Hypnotherapy can eliminate fear and anxiety that some people feel before medical or dental treatment. For example, studies show that dental patients who underwent hypnosis had a significantly higher threshold for pain than those who were not hypnotized. Hypnosis may also improve recovery time and reduce anxiety and pain following surgery. Clinical trials on burn patients suggest that hypnosis decreases pain (enough to replace pain medication) and speeds healing. Generally, clinical studies show that using hypnosis may reduce your need for medication, improve your mental and physical condition before an operation, and reduce the time it takes to recover.
Dentists also use hypnotherapy to control gagging and bleeding. A hypnotherapist can teach you self regulation skills. For instance, someone with arthritis may learn to turn down pain like the volume on a radio. Hypnotherapy can also be used to help manage chronic illness. Self hypnosis can enhance a sense of control, which is often lacking when someone has a chronic illness.
Other problems or conditions that may respond to hypnotherapy include:
- Irritable bowel syndrome
- Tension headaches
- Alopecia areata
- Addictions control
- Bed wetting
- Labor and delivery
- Skin disorders [such as acne, psoriasis, and eczema (atopic dermatitis)]
- Tinnitus (ringing in the ears)
- Cancer related pain
- Weight loss
- Eating disorders
- Indigestion (dyspepsia)
- Plus many more emotional, physical or spiritual issues to list here
Source: University of Maryland Medical Center and Hypnosis motivation institute
Past Life Regression is a technique that uses hypnosis to recover what practitioners believe are memories of past lives or incarnations, though others regard them as fantasies or delusions or a type of confabulation. Past life regression is typically undertaken either in pursuit of a spiritual experience, or in a psycho therapeutic setting. Most advocates loosely adhere to beliefs about reincarnation, though religious traditions that incorporate reincarnation generally do not include the idea of repressed memories of past lives.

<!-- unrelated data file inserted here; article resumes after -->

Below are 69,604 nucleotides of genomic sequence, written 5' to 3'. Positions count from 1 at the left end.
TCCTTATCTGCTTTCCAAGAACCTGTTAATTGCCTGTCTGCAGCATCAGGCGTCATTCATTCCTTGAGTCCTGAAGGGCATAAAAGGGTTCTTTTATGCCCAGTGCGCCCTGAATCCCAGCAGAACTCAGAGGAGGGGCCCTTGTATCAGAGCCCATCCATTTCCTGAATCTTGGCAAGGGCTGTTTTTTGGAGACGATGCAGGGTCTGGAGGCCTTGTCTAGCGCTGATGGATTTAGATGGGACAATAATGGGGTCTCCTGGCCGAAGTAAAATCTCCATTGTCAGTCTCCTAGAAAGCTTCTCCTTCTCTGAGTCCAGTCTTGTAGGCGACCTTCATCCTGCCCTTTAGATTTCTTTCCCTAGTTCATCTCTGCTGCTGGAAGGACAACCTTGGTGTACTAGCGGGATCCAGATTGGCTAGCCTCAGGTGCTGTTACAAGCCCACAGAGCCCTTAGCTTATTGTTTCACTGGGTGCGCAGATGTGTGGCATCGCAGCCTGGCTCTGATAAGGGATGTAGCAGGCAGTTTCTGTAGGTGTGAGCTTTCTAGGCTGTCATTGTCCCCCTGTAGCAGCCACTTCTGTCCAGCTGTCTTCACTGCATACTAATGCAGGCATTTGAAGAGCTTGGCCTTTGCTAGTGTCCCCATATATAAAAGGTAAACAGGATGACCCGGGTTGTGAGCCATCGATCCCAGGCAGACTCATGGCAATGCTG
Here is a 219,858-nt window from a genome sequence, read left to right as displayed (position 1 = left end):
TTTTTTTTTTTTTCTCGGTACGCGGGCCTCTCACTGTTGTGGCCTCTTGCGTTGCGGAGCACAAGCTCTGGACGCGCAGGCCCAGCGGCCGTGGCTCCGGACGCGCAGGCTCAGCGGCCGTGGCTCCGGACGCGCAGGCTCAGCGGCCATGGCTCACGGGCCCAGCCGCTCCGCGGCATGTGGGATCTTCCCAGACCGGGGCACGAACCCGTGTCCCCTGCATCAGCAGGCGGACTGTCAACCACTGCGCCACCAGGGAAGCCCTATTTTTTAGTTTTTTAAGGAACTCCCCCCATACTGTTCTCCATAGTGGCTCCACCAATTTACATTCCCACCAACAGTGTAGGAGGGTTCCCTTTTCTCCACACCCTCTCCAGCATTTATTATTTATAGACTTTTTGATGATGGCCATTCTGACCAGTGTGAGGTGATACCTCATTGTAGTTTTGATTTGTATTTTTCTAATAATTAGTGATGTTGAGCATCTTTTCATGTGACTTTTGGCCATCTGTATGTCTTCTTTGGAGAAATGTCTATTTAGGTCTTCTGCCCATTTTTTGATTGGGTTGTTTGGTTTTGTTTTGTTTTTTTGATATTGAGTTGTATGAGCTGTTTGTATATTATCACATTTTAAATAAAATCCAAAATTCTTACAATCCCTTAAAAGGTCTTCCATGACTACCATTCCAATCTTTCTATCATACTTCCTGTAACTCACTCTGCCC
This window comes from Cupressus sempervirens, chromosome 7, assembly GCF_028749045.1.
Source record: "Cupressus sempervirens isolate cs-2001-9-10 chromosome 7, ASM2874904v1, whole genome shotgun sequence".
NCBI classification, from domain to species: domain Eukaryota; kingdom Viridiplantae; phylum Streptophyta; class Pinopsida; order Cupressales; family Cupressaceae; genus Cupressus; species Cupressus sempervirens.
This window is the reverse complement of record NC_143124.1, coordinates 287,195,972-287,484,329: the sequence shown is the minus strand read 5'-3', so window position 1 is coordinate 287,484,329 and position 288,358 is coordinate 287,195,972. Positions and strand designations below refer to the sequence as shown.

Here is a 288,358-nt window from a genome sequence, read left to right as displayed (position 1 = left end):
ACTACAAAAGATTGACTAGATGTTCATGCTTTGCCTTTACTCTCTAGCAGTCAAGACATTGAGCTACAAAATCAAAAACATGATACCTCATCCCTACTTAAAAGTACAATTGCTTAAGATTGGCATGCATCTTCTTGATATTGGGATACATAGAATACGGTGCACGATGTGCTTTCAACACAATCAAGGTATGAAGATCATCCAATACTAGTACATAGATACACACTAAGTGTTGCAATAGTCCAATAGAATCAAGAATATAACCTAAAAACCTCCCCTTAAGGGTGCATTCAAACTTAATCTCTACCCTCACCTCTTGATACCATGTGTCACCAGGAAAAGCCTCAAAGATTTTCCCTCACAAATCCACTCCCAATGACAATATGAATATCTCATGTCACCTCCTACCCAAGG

The technique used during past life regression involves the subject answering a series of questions while hypnotized to reveal identity and events of alleged past lives, a method similar to that used in recovered memory therapy and one that similarly misrepresents memory as a faithful recording of previous events rather than a constructed set of recollections. The use of hypnosis and suggestive questions makes the subject particularly likely to hold distorted or false memories. The source of the memories is more likely cryptomnesia and confabulations that combine experiences, knowledge, imagination and suggestion or guidance from the hypnotist than recall of a previous existence. Once created, the memories are indistinguishable from memories based on events that occurred during the subject’s life. Memories reported during past life regression have been investigated, and revealed historical inaccuracies that are easily explained through a basic knowledge of history, elements of popular culture or books that discuss historical events. Experiments with subjects undergoing past life regression indicate that a belief in reincarnation and suggestions by the hypnotist are the two most important factors regarding the contents of memories reported.
From Wikipedia, the free encyclopedia
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or Ben Raffi through the contact page